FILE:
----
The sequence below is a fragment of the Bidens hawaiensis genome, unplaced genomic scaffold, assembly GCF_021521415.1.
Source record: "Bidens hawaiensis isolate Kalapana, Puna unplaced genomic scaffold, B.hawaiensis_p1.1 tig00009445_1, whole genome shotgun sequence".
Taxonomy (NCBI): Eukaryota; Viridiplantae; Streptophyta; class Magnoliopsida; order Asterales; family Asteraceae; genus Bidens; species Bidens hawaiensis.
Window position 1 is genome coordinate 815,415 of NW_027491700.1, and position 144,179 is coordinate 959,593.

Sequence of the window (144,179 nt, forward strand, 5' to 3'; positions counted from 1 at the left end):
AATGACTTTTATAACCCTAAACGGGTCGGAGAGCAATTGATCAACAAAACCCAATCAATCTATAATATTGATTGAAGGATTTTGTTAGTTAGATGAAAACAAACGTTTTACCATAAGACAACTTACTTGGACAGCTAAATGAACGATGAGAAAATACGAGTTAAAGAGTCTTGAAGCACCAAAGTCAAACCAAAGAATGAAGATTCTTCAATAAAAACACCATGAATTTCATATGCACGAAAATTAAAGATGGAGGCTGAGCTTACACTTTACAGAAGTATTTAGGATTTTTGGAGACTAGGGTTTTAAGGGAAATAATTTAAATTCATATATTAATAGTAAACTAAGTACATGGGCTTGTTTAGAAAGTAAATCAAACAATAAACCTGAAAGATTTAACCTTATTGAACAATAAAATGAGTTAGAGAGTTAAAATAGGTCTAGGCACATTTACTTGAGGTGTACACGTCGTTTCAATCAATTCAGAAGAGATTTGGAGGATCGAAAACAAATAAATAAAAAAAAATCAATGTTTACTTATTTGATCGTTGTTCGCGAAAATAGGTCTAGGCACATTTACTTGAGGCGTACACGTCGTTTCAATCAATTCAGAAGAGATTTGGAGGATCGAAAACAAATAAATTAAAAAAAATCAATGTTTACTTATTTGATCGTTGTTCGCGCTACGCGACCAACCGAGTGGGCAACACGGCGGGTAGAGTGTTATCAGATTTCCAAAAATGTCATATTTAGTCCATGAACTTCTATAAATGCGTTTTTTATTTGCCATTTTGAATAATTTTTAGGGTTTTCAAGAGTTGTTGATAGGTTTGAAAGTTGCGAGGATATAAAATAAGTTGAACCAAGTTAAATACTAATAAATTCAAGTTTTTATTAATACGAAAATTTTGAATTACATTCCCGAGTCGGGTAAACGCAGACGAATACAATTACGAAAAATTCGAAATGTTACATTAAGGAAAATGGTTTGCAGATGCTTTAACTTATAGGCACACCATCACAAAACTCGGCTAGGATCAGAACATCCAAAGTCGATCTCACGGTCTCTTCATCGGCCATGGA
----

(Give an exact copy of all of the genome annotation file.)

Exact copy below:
The sequence below is a fragment of the Bidens hawaiensis genome, unplaced genomic scaffold, assembly GCF_021521415.1.
Source record: "Bidens hawaiensis isolate Kalapana, Puna unplaced genomic scaffold, B.hawaiensis_p1.1 tig00009445_1, whole genome shotgun sequence".
Taxonomy (NCBI): Eukaryota; Viridiplantae; Streptophyta; class Magnoliopsida; order Asterales; family Asteraceae; genus Bidens; species Bidens hawaiensis.
Window position 1 is genome coordinate 815,415 of NW_027491700.1, and position 144,179 is coordinate 959,593.

Sequence of the window (144,179 nt, forward strand, 5' to 3'; positions counted from 1 at the left end):
AATGACTTTTATAACCCTAAACGGGTCGGAGAGCAATTGATCAACAAAACCCAATCAATCTATAATATTGATTGAAGGATTTTGTTAGTTAGATGAAAACAAACGTTTTACCATAAGACAACTTACTTGGACAGCTAAATGAACGATGAGAAAATACGAGTTAAAGAGTCTTGAAGCACCAAAGTCAAACCAAAGAATGAAGATTCTTCAATAAAAACACCATGAATTTCATATGCACGAAAATTAAAGATGGAGGCTGAGCTTACACTTTACAGAAGTATTTAGGATTTTTGGAGACTAGGGTTTTAAGGGAAATAATTTAAATTCATATATTAATAGTAAACTAAGTACATGGGCTTGTTTAGAAAGTAAATCAAACAATAAACCTGAAAGATTTAACCTTATTGAACAATAAAATGAGTTAGAGAGTTAAAATAGGTCTAGGCACATTTACTTGAGGTGTACACGTCGTTTCAATCAATTCAGAAGAGATTTGGAGGATCGAAAACAAATAAATAAAAAAAAATCAATGTTTACTTATTTGATCGTTGTTCGCGAAAATAGGTCTAGGCACATTTACTTGAGGCGTACACGTCGTTTCAATCAATTCAGAAGAGATTTGGAGGATCGAAAACAAATAAATTAAAAAAAATCAATGTTTACTTATTTGATCGTTGTTCGCGCTACGCGACCAACCGAGTGGGCAACACGGCGGGTAGAGTGTTATCAGATTTCCAAAAATGTCATATTTAGTCCATGAACTTCTATAAATGCGTTTTTTATTTGCCATTTTGAATAATTTTTAGGGTTTTCAAGAGTTGTTGATAGGTTTGAAAGTTGCGAGGATATAAAATAAGTTGAACCAAGTTAAATACTAATAAATTCAAGTTTTTATTAATACGAAAATTTTGAATTACATTCCCGAGTCGGGTAAACGCAGACGAATACAATTACGAAAAATTCGAAATGTTACATTAAGGAAAATGGTTTGCAGATGCTTTAACTTATAGGCACACCATCACAAAACTCGGCTAGGATCAGAACATCCAAAGTCGATCTCACGGTCTCTTCATCGGCCATGGA